Veganuary has been an undoubted success. It’s now in its seventh year, with over a quarter of a million people signing up in 2019. Veganuary has built significant awareness and recruited large numbers to the meat-free and dairy-free cause.
It has also benefited hugely in recent years from the explosion of new vegan alternative products that the UK supermarkets have introduced to mark Veganuary, and that have, in general, then found a permanent place on their fixtures.
Those who want to begin to pursue a vegan diet must find it less daunting when there are a range of appealing options prominently ranged in their local store.
So why do we believe that Veganuary may not have a role to play in the future?
The prime motivation for choosing to become vegan has long been a moral choice. As the Veganuary website puts it; “For most, a love of animals is the catalyst”. The growing attention on the broader environmental impact of livestock farming can only have enhanced this.
However, there are clear signs that Veganuary is broadening the audience for plant-based foods beyond the highly committed core.
Our own research work in the dairy-free sector has clearly shown that many users of milk alternatives do so for more diverse reasons. Some are driven by health-related issues, others simply prefer the taste. And there are a growing group who are searching for foods that they believe are better for their bodies.
Within the meat-free sector, the past few years has seen huge technical innovation in the race to produce vegan burgers that replicate the full experience of their meat-based rivals. Brands like ‘Beyond’ and ‘Impossible’ have received both media attention and vast investment; their products do seem to live up to the claims and have helped to build appeal amongst those unwilling to give up on the ‘meat experience’.
There has been a consequent shift in the way in which many of the meat alternative producers now talk about their products – a boldness in their claims;
“..a bunch of foods that allows you to virtually eat meat, without killing stuff”
“I wanted to recreate all the things that I love – chicken, kebabs, sausages – in a healthy way and without losing any flavour or satisfaction”
The sector has rapidly moved on from any sense that its followers need to compromise as they pursue a vegan diet. This is food that, in many cases, has the appearance, taste, aroma and texture of meat.
For some more traditional vegans this might cause some issues – those who have an aversion to meat (whether driven by a dislike of its physical properties, or by the psychological associations it prompts). But for many of the newer converts, or those ‘flexitarians’ who are dabbling with vegan brands as part of their food intake this replication is removing a key barrier.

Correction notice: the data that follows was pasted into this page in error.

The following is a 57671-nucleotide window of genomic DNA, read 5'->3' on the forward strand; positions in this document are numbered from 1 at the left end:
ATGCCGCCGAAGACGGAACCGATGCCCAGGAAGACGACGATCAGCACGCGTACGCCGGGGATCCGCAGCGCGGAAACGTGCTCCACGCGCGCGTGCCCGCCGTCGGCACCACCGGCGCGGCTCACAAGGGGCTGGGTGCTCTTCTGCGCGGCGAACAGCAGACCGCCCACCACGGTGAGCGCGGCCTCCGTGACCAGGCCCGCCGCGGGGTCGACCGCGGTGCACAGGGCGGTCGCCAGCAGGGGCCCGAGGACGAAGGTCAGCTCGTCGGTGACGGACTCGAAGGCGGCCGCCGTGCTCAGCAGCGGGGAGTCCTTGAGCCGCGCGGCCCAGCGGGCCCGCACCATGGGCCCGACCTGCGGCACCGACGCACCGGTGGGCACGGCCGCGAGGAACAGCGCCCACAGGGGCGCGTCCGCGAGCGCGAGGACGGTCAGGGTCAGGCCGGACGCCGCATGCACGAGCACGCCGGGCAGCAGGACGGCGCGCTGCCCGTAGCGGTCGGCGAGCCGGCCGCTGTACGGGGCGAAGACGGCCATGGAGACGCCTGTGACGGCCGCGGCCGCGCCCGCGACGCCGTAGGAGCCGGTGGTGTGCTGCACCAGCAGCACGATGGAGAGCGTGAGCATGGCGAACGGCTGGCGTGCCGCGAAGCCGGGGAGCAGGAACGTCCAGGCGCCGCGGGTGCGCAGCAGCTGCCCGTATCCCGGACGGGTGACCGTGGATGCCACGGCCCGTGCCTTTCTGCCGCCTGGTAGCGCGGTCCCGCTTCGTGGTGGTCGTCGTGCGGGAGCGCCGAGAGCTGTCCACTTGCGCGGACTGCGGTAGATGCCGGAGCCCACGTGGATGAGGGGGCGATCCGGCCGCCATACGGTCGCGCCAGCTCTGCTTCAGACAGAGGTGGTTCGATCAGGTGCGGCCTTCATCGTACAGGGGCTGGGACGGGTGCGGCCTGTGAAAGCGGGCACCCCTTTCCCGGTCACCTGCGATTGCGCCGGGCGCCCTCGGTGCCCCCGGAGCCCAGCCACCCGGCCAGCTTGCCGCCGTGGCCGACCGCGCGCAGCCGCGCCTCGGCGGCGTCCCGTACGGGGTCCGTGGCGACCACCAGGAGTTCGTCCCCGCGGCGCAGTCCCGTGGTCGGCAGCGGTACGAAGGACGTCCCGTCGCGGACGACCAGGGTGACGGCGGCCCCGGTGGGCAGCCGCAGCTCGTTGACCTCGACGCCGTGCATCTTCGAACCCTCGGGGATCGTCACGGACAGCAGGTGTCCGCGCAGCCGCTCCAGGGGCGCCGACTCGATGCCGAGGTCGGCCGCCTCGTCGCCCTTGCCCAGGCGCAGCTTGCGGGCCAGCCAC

And there is another powerful dynamic that is becoming more prominent – the contention that plant-based foods are actually better for us than the meat and dairy products that we have assumed are necessary to provide our daily protein and to deliver muscle strength.
This is based upon the argument (seen most prominently within the recent ‘The Gamechangers’ documentary film) that, as all the protein within meat is actually sourced from the plants that the animals eat, why not ‘cut out the middle-man’ and just eat the plants themselves? It’s a highly charged debate at present, not least because of the powerful vested interests of the meat and dairy industry on the opposing side!
To those who accept the vegan claims, this is a strong rational benefit. It may well be a more convincing driver, or open up the sector to a much wider audience, than the old moral argument could ever hope to persuade.
And even more importantly, it moves this from a dietary practice that has been about exclusion (of meat and dairy) to one that is about inclusion (of more plant-based foods) within our diets.
This is reflected in the developing language and points of reference that are being used. These days we are more likely to talk about ‘plant-based’ than ‘vegan’.
It all adds up to the likelihood that plant-based alternatives to meat, fish, milk and cheese will be treated as just that – alternative sources of nutrition that can be readily incorporated into our food repertoire.
The key point is that vegan products and brands are rapidly losing the stigma that they once held; that sense that a nut roast was somehow cranky, weird and ‘unmanly’. At the point when the debate about whether to have “beef, chicken or fish today” also includes “or something made from plants” as a matter of course the process of normalisation will be complete.
For the more politicised, committed vegans there may be some disappointment that a ‘noble cause’ is becoming part of the menu for a wider dietary choice. However, the consequence will be a reduction in the demand for meat and dairy products (and the attendant positive impact for both the environment and the animal welfare movement). And an increase in the consumption of fruit, vegetables, nuts and pulses, that will benefit both our bodies and the planet.
In all probability, there will be another Veganuary in 2021, but give it a few more years and the need to treat a month consuming vegan food as a challenge may well have disappeared.
Words by Chris Blythe, The Brand Nursery – December 2019
This article appeared in The Grocer on 14 December 2019